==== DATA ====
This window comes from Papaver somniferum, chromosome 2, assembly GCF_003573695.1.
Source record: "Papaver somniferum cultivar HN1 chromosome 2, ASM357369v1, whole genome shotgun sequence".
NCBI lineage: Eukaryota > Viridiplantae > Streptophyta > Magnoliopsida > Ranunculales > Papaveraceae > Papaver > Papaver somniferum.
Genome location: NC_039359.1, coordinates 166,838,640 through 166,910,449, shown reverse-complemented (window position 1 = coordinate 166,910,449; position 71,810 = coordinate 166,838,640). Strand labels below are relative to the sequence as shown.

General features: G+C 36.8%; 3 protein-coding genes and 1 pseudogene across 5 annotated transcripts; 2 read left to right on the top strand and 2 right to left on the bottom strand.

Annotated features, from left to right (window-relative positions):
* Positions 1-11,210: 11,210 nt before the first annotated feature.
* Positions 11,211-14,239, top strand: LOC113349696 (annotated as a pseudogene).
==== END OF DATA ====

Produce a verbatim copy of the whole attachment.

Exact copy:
This window comes from Papaver somniferum, chromosome 2, assembly GCF_003573695.1.
Source record: "Papaver somniferum cultivar HN1 chromosome 2, ASM357369v1, whole genome shotgun sequence".
NCBI lineage: Eukaryota > Viridiplantae > Streptophyta > Magnoliopsida > Ranunculales > Papaveraceae > Papaver > Papaver somniferum.
Genome location: NC_039359.1, coordinates 166,838,640 through 166,910,449, shown reverse-complemented (window position 1 = coordinate 166,910,449; position 71,810 = coordinate 166,838,640). Strand labels below are relative to the sequence as shown.

General features: G+C 36.8%; 3 protein-coding genes and 1 pseudogene across 5 annotated transcripts; 2 read left to right on the top strand and 2 right to left on the bottom strand.

Annotated features, from left to right (window-relative positions):
* Positions 1-11,210: 11,210 nt before the first annotated feature.
* Positions 11,211-14,239, top strand: LOC113349696 (annotated as a pseudogene).